HR: It is hard to say one label in particular, because a couple of the songs do have a more Americana kind of vibe, or alt-country. I love that music. Other ones seem more folky, maybe a little mellower. Since it was my first full-length record, I wanted to experiment with the different hats I do wear. I didn’t want it to be all one vibe necessarily, because the songs I write don’t fit in one label.

ES: That’s one of the reasons I like the album. There are so many different textures on it. It’s not a one note album by any means.

HR: That was definitely a goal of mine, so thanks, I’m really glad to hear that.

ES: You were talking earlier about your stay in Spain. What do you think living and working in Spain did for your songwriting?

HR: It’s really an amazing experience in life to be able to go someplace where you can totally make it your own. I didn’t know anybody there. I didn’t know the language or anything. And that was really intimidating, but also liberating. There was the most amazing art in Spain. I loved the music there.

Just walking and roaming the streets and the plazas, you get to see so much that I don’t think you necessarily see here in the States, especially not in big cities where you are always in a car or a bus or getting from place to place. I thought it was really nice to be able to stop and notice all kinds of little details about people’s lives. That was really helpful to me. And just living in transit, being able to travel to take in all this stuff.

ES: Any new projects on the horizon?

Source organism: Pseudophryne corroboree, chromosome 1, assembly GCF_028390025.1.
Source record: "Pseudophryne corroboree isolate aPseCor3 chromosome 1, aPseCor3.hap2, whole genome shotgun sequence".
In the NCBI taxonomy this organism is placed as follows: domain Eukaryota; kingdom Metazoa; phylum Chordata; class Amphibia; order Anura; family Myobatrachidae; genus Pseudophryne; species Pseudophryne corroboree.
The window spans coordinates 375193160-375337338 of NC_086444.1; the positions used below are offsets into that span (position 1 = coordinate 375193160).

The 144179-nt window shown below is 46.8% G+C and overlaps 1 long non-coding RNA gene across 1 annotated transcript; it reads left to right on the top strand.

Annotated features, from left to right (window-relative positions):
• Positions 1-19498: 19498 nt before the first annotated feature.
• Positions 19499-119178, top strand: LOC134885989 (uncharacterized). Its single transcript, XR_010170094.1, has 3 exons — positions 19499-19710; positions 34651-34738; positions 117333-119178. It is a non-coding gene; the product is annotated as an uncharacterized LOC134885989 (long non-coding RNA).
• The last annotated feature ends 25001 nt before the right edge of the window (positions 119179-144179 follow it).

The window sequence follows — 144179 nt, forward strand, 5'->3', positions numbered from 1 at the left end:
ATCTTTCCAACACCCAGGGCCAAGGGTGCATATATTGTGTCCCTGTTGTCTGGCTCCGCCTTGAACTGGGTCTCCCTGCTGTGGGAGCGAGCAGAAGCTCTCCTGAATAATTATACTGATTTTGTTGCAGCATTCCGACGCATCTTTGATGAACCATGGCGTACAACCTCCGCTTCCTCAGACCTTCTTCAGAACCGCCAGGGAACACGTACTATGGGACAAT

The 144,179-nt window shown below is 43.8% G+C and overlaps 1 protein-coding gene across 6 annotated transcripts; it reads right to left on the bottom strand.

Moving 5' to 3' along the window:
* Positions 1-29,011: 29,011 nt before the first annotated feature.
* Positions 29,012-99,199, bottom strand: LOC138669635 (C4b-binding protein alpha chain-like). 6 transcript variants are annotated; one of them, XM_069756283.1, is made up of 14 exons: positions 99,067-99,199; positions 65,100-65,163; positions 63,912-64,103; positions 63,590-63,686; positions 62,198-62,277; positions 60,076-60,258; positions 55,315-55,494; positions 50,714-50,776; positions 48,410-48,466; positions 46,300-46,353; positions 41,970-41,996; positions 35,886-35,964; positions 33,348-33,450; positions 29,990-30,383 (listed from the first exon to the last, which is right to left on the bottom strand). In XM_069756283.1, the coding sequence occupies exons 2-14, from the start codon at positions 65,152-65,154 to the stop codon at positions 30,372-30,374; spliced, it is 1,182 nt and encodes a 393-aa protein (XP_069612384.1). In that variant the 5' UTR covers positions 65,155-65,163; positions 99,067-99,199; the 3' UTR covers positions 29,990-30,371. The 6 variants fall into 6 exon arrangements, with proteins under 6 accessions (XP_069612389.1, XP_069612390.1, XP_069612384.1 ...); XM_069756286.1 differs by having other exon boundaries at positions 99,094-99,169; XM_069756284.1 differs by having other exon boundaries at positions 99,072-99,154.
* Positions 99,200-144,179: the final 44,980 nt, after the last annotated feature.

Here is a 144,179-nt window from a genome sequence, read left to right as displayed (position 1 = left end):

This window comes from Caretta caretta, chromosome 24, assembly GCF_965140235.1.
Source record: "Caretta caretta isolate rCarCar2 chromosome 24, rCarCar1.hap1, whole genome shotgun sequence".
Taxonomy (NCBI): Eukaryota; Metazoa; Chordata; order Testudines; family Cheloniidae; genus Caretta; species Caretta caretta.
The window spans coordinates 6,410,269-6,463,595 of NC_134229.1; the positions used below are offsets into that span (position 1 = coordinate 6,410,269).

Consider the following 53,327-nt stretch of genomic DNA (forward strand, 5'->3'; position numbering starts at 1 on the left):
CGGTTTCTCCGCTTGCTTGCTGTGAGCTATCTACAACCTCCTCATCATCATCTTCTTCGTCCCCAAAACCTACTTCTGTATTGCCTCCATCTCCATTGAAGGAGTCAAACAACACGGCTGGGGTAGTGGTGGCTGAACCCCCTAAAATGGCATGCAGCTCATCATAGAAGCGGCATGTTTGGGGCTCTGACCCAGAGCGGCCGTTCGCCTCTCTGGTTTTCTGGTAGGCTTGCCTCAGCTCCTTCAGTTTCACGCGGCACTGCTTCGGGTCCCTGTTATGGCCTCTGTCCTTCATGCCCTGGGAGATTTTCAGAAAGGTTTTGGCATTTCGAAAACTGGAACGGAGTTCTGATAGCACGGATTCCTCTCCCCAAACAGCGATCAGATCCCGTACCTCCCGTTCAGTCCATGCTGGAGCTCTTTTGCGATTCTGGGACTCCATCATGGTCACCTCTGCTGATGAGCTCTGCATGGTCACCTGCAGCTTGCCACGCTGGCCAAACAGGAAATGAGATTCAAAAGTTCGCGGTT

HR: I’m starting a new project where I am actually writing songs in Spanish. So that’s kind of a cool development. It’s really cool, because you can say so many things in Spanish that are very poetic or dramatic that somehow just don’t translate as well in English. I think when you are writing in English, you can’t just necessarily say the way you are feeling. You need to be a little more lyrical. You can’t just say, “I feel sad” or “You make me sad.” In Spanish, it is so direct and it sounds so pretty.

ES: Yeah, you could literally read a phone book in Spanish and it probably would sound pretty.

HR: I love the way Spanish sounds. And I love how there are so many different kinds of Spanish. Like Colombian Spanish sounds so different from Mexican Spanish. We’re taking all that in account in writing these songs. I actually can speak Spanish pretty fluently now, and before I couldn’t.

ES: The title song from your first EP was featured in the television show, “How I Met Your Mother.” Do you think an opportunity like
that broadened your audience base?

HR: I definitely noticed people mentioning it or reaching out. That was kind of cool, because I don’t know if anybody in Malaysia or Indonesia would have ever heard my music otherwise.

ES: I’ve heard that TV is the new radio. Do you think that’s true?

HR: The music industry is in such a weird state anyways, where you can’t necessarily just make a living off selling albums anymore. But there also aren’t as many radio stations, and do people listen to the radio as much as they used to?

ES: Probably not. Do you have dream collaborations, people you are dying to work with?

HR: I always thought it would be nice to write a song for someone like Emmylou Harris, who is an idol of mine. It would be cool to write a song for her and hear someone like that sing it. That would be a dream come true for sure, just as a writer.